Creating Art After a Brain Injury

I'm stubborn. I was not--and I learned how to work with glass, and actually painting and drawing again just by doing it. I just really wanted to do it no matter what, so I just persisted. I think that is 9/10ths of it, it's not-- You know how they say something is 9/10ths perspiration and 1/10th inspiration? I think it's probably 1/10th perspiration, 1/10th inspiration, and 98% persistence. My accident has made me more creative in that it made me have to figure out if I'm here and want to get there, I can't just go that way. What can I do to get there? How can I get there? And that is--by that example I mean everything from physically getting from point A to point B, to drawing something, or communicating in a certain way with a specific audience. So it's made me more creative in that I have to figure out if I can't do it the way I used to, how can I do it?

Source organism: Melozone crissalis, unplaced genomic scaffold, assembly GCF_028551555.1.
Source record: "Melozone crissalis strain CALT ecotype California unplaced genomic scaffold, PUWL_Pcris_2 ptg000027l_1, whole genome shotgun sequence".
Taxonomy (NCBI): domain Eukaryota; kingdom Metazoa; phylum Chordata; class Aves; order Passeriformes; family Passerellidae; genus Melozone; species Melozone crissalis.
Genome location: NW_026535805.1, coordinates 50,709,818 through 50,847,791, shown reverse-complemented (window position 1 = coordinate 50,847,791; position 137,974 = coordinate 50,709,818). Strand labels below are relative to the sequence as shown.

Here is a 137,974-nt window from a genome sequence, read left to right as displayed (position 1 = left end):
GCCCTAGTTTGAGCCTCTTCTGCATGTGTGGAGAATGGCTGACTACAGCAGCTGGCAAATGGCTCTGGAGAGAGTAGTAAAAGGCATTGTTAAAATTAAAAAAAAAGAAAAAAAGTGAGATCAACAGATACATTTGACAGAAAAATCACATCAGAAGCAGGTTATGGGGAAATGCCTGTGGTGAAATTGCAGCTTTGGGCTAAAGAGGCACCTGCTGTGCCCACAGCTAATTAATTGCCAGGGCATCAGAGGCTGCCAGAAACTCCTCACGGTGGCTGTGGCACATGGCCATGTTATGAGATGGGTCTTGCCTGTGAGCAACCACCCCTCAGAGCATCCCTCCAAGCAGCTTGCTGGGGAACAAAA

Since her brain injury, world-renowned artist Ginny Ruffner has had to discover different and more inventive ways to create her art.

Posted on BrainLine September 19, 2012.

Produced by Victoria Tilney McDonough, Ashley Gilleland, and Jared Schaubert, BrainLine.